African Perspectives on Colonialism Book Report Boahen’s piece on African Perspectives on Colonialism is a strong reflection of society’s current views and behaviors towards Africa and its history. Boahen emphasizes the impact of colonialism that has led to the “generation of a deep feeling of inferiority as well as the loss of human dignity among Africans.” He also stresses that the legacy of our colonial past has encouraged racial discrimination and constant humiliation and oppression of Africans. He examines the influence of the slave trade, the negative view of native religions in the cultural worldview of Christian missionaries, the economic value of colonial dominion of Africa for Europe, as well as details of the devastating impact of colonization on Africa. All of these topics are vital to the understanding of modern Africa; knowledge of how the continent became what it is today, through this information from the past. But what can we, as American citizens, take from what this collective information in this story is telling us?
Effects of the Colonialism in Nigeria Colonialism in Africa is one great cause for the death of cultures in Africa. Not only did it change traditions and political structures, but it was also the cause of the feudal area in Africa. In 1900 Lord Frederick Lugard established indirect rule in Nigeria. During the late part of the 19th century, most of Africa's continent came under political control of European powers. In Nigeria, things were no different and by 1905 the British had established rule over all of present-day Nigeria.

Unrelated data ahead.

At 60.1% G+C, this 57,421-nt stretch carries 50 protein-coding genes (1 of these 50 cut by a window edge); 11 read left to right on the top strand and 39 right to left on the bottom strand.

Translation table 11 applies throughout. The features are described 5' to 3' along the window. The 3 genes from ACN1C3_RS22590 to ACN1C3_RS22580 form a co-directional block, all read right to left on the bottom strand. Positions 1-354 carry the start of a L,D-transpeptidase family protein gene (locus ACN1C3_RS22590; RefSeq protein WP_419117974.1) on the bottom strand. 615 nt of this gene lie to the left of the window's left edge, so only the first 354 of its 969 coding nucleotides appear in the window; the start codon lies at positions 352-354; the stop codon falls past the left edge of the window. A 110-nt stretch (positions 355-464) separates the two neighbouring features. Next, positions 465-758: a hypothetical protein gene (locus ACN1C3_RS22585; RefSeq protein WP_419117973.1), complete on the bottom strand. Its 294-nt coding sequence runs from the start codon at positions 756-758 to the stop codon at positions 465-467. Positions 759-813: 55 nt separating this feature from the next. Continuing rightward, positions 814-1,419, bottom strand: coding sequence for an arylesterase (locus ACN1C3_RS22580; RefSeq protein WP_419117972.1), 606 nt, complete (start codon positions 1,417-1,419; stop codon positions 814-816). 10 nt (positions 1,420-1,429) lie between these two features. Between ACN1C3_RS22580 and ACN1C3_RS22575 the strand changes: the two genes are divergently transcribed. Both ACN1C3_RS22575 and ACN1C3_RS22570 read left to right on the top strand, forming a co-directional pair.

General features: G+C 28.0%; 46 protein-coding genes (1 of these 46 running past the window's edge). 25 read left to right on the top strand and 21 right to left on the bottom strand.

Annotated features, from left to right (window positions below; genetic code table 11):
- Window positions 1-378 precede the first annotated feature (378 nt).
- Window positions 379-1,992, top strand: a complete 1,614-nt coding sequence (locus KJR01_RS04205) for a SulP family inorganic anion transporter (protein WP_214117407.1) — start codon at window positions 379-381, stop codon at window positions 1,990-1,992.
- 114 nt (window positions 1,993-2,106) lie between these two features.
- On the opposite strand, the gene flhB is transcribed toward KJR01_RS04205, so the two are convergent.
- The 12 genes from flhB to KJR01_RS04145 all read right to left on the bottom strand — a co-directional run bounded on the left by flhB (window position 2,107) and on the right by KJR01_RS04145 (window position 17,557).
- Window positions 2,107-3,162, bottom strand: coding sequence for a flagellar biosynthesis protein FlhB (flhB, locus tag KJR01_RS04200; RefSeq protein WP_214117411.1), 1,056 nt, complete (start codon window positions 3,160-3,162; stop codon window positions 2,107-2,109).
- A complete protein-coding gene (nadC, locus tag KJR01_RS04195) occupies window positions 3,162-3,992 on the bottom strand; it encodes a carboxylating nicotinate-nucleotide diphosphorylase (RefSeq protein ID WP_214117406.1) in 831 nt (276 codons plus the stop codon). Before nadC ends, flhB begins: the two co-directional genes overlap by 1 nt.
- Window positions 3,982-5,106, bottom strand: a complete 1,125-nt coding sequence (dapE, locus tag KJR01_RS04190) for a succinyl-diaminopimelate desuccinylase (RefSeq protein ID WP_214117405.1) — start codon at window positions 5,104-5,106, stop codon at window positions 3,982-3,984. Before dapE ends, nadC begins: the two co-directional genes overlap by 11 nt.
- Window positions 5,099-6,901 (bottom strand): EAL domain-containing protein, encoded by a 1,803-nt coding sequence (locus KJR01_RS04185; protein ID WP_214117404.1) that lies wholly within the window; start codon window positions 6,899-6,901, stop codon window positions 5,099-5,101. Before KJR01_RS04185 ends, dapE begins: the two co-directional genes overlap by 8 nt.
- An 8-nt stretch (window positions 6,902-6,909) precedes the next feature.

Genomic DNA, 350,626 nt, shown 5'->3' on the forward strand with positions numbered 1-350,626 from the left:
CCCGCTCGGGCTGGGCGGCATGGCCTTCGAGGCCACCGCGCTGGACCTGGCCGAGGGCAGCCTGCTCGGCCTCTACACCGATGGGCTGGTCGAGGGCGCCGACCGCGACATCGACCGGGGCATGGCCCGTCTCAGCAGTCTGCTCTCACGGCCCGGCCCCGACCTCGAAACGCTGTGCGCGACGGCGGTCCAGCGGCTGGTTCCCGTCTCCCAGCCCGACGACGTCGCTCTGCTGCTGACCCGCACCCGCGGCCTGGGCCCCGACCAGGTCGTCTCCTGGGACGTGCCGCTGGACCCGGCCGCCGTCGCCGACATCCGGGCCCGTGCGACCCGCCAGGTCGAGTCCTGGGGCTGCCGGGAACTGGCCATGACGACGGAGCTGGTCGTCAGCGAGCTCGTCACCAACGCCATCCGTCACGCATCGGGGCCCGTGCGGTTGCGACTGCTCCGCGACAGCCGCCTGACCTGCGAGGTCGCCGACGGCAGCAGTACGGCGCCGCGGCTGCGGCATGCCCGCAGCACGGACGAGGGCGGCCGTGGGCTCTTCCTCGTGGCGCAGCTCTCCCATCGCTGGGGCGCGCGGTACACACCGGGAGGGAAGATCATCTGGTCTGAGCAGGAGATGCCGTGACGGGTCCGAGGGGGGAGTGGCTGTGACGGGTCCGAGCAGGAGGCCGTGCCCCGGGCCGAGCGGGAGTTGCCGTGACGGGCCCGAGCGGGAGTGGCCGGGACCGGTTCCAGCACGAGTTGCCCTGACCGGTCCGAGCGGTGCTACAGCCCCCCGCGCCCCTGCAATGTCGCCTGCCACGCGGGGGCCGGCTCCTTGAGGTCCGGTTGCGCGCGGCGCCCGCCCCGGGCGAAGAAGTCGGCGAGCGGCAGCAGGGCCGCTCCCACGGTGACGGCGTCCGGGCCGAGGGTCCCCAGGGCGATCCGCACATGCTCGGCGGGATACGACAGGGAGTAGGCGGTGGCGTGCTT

Name: James Allam Ejidio Course: African History CHANGES AND FACTORS THAT OCCURRED AFTER THE ARRIVAL OF EUROPEANS IN AFRICA Introduction From the 17th through the 20th centuries, Europeans powers scrambled to divide Africa among themselves in a monumentous colonial movement that left lasting impressions and far-reaching consequences for Africa and the international political stage. Five major impacts of colonialism in Africa were Combat against other African, long lasting racial oppression, widespread poverty, Underdevelopment and Distortion of the traditional organization of African life. Combat against other Africans Most Europeans
European Imperialism in Africa and Asia European nations followed to establish trade contacts in Africa and Asia. Their influence in the non-Western world increased gradually in the next three centuries. Beginning in 1870, European nations moved rapidly to extend their control over almost all of Africa and in most of Asia. The industrialized nations competed with each other for natural resources and raw materials such as copper, rubber, petroleum, and cotton after the Industrial Revolution spread within Europe. The industrial middle class, who had gained greater influence in the governments in Europe, encouraged imperialist ventures to seize control in Africa and Asia.
The decision of using Africans as slaves and the issues of trade on an international spectrum are extremely important when looking at the subject of slavery. The Middle Passage is an important link in the Slave Trade that marked the beginning of a new a new and often horrendous life for many African people. It reveals the story of the savage treatment of the so-called “savages” that were captured from Africa. The Middle Passage is the term used to describe the trip across the Atlantic made by captive Africans. The definition of “Middle Passage” has changed over time.